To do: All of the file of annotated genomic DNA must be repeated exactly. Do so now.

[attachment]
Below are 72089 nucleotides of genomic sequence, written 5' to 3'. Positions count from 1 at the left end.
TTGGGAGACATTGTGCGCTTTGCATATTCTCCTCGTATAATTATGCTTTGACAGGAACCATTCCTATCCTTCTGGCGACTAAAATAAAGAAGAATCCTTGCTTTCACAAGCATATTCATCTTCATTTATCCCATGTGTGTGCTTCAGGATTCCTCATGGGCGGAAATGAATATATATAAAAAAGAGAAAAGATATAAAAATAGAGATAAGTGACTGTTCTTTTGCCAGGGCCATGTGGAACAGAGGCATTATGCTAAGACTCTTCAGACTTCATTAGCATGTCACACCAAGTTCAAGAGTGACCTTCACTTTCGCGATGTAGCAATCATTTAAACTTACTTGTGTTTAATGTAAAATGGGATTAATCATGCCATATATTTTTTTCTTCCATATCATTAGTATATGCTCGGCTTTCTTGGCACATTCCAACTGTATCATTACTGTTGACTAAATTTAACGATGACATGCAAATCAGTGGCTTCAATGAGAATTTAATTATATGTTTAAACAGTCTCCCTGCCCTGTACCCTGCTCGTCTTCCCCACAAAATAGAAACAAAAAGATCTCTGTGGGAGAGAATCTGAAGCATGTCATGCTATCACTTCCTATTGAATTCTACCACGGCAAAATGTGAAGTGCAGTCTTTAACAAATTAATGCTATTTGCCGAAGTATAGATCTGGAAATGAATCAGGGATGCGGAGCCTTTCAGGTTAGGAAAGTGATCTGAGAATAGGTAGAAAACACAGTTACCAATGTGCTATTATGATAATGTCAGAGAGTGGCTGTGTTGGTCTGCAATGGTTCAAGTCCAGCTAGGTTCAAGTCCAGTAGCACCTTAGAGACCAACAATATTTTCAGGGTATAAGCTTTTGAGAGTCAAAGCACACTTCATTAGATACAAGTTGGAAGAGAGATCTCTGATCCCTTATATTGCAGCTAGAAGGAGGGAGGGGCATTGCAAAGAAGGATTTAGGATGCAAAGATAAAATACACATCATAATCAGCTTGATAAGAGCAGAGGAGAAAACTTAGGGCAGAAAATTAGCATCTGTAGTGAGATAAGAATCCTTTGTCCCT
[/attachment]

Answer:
Below are 72089 nucleotides of genomic sequence, written 5' to 3'. Positions count from 1 at the left end.
TTGGGAGACATTGTGCGCTTTGCATATTCTCCTCGTATAATTATGCTTTGACAGGAACCATTCCTATCCTTCTGGCGACTAAAATAAAGAAGAATCCTTGCTTTCACAAGCATATTCATCTTCATTTATCCCATGTGTGTGCTTCAGGATTCCTCATGGGCGGAAATGAATATATATAAAAAAGAGAAAAGATATAAAAATAGAGATAAGTGACTGTTCTTTTGCCAGGGCCATGTGGAACAGAGGCATTATGCTAAGACTCTTCAGACTTCATTAGCATGTCACACCAAGTTCAAGAGTGACCTTCACTTTCGCGATGTAGCAATCATTTAAACTTACTTGTGTTTAATGTAAAATGGGATTAATCATGCCATATATTTTTTTCTTCCATATCATTAGTATATGCTCGGCTTTCTTGGCACATTCCAACTGTATCATTACTGTTGACTAAATTTAACGATGACATGCAAATCAGTGGCTTCAATGAGAATTTAATTATATGTTTAAACAGTCTCCCTGCCCTGTACCCTGCTCGTCTTCCCCACAAAATAGAAACAAAAAGATCTCTGTGGGAGAGAATCTGAAGCATGTCATGCTATCACTTCCTATTGAATTCTACCACGGCAAAATGTGAAGTGCAGTCTTTAACAAATTAATGCTATTTGCCGAAGTATAGATCTGGAAATGAATCAGGGATGCGGAGCCTTTCAGGTTAGGAAAGTGATCTGAGAATAGGTAGAAAACACAGTTACCAATGTGCTATTATGATAATGTCAGAGAGTGGCTGTGTTGGTCTGCAATGGTTCAAGTCCAGCTAGGTTCAAGTCCAGTAGCACCTTAGAGACCAACAATATTTTCAGGGTATAAGCTTTTGAGAGTCAAAGCACACTTCATTAGATACAAGTTGGAAGAGAGATCTCTGATCCCTTATATTGCAGCTAGAAGGAGGGAGGGGCATTGCAAAGAAGGATTTAGGATGCAAAGATAAAATACACATCATAATCAGCTTGATAAGAGCAGAGGAGAAAACTTAGGGCAGAAAATTAGCATCTGTAGTGAGATAAGAATCCTTTGTCCCT